Thanks to Archiseek.com who dates the first image of the Limerick Exchange to 1702.
It depicts a man walking past the fine columns in the front of the building (which still stand today) and Yes! he is wearing a HAT… not a very fine hat but all the same it is suggestive of some style for 1702. He looks as if he is carrying the weight of the world on his shoulders…possibly his trading in the exchange did not quite work out to his plan.
The exchange was the main trading centre of Limerick in the 18th century, Bills of Exchange for Sterling, Dutch Guilders and bartering were common on the trading floors of the exchange. Limerick merchants along with European merchants, sundry agents, ships captains mingling together making the wheels of commerce go round and round.
Ferrars History of Limerick printed by Andrew Watson in 1787 has another illustration of the Limerick Exchange clearly dating this engraving to 1786.
Pity there are no people represented in the engraving however when writing the book it is clear the authors emphasis was on praising the buildings in Limerick. Limerick in 1786 was a booming town and trading centre living through what one could describe as the first building boom of the era. Georgian Limerick was still under construction but there is a significant change in the demographic make up of the city and we witness the expanding threefold of a new middling sort living and working in the city. There was a major boom in the drapery and millinery industry from the 1780s.
However one of the lesser known trading families in Limerick in 1786 were the Bennis brothers and even more less known is the story of Elizabeth Bennis wife to Mitchell (Michael Bennis). My hat of the day goes to Eliza. She was remarkably one of the most important women in Ireland in the 18th century and very little is known about her. Thankfully she left a number of journals and Rosemary Raughter has produced those journals in her book The Journal of Elizabeth Bennis 1749-1779. These are her spiritual journals about how she came to accept this new religion and indeed how she questioned herself deeply about there beliefs.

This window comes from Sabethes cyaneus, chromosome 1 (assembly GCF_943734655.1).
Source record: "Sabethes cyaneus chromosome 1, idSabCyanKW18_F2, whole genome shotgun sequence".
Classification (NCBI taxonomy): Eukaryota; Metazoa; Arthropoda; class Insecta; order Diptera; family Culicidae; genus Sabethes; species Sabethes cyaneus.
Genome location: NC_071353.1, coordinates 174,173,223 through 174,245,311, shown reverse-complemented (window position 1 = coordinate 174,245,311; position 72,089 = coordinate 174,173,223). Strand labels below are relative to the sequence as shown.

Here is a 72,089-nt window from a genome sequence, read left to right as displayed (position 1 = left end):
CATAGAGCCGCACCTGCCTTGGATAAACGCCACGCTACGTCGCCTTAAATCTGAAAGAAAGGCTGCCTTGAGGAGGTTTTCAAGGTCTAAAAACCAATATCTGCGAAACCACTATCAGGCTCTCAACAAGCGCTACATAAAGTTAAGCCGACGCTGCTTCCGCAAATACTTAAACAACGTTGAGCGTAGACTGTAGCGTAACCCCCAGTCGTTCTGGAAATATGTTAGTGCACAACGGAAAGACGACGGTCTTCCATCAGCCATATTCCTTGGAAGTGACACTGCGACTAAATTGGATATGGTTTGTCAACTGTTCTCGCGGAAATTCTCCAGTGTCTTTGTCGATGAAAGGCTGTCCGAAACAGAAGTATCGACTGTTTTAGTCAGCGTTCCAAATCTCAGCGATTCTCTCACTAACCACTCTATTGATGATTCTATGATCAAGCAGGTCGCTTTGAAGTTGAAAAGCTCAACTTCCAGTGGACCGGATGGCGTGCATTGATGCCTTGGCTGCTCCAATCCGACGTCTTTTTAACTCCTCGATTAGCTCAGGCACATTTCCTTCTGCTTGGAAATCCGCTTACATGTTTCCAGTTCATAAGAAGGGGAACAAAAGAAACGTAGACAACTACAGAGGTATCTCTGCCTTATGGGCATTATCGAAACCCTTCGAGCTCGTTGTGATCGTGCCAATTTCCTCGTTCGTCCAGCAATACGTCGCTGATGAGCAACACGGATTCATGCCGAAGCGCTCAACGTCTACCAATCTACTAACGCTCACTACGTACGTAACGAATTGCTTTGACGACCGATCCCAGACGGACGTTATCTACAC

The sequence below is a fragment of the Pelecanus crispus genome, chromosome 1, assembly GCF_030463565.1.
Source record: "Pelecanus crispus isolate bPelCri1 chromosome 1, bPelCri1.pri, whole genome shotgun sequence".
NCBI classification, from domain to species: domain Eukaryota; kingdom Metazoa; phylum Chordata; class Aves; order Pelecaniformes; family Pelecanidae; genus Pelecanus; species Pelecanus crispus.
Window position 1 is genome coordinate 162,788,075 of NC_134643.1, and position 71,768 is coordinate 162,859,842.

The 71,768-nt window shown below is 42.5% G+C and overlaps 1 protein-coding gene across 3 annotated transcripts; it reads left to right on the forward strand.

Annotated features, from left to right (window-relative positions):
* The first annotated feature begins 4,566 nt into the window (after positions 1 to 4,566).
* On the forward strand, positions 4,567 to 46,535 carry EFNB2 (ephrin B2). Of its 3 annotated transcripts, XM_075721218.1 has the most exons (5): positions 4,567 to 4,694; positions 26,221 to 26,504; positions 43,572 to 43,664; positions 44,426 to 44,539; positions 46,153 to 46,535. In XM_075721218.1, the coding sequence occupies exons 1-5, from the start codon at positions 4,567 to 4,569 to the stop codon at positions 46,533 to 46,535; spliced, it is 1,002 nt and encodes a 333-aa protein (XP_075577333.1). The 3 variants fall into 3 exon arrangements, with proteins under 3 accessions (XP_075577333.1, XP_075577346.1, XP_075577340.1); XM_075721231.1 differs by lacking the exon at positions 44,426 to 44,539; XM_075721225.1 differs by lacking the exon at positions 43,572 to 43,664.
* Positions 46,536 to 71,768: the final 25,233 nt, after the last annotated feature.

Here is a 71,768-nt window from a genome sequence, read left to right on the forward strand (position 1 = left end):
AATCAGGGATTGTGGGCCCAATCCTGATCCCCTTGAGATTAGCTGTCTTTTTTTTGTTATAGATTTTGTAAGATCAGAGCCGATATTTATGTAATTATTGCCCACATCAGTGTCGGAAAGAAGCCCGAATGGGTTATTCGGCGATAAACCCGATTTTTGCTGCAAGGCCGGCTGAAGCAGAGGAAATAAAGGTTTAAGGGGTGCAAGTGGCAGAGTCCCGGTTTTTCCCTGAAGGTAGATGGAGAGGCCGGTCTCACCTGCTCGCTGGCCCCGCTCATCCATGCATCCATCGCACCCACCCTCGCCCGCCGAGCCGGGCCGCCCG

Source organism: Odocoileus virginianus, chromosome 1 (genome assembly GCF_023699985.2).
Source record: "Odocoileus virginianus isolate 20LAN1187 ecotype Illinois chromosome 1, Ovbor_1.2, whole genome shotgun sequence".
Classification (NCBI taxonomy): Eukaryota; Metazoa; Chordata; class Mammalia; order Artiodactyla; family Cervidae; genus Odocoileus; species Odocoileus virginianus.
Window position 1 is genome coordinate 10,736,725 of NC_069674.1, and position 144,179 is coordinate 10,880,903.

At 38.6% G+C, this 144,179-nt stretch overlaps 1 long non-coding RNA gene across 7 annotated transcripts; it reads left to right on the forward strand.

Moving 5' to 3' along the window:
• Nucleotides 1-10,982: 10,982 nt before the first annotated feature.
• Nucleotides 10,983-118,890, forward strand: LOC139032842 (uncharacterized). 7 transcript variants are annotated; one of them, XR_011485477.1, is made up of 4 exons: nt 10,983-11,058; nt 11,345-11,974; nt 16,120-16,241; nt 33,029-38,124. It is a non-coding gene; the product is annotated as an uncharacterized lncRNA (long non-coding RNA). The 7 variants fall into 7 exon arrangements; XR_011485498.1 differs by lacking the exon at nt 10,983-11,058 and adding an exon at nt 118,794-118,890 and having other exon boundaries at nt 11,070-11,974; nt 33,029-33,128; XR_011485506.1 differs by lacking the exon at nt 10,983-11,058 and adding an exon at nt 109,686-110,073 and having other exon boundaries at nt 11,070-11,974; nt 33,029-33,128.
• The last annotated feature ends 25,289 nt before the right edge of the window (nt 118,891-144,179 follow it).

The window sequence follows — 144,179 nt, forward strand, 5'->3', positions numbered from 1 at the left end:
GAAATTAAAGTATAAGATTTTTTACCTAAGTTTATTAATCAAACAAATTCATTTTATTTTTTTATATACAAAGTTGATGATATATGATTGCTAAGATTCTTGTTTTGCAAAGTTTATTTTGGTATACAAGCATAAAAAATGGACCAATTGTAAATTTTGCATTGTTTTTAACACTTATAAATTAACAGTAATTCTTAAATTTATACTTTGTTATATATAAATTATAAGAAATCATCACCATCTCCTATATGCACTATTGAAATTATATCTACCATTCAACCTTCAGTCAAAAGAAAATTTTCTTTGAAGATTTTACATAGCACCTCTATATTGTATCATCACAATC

You could say that Eliza single handily set up Methodism in Ireland. Her first encounter with this new religion was on 17 March 1749 where Robert Swindles preached his first methodist sermon in limerick on the ‘Kings Parade”…at the castle gate. Swindles got a very hostile receptions with crowds hissing and hooting at him She herself lived in Bow Lane (today, St. Augustine Lane) near St. Mary’s cathedral.
While her husband was very wealthy she herself had no mass on money and indeed lived a very frugal life. Her journal clearly shows how troubled she was and her fight to remain true to her beliefs was utmost in her life..
To be continued!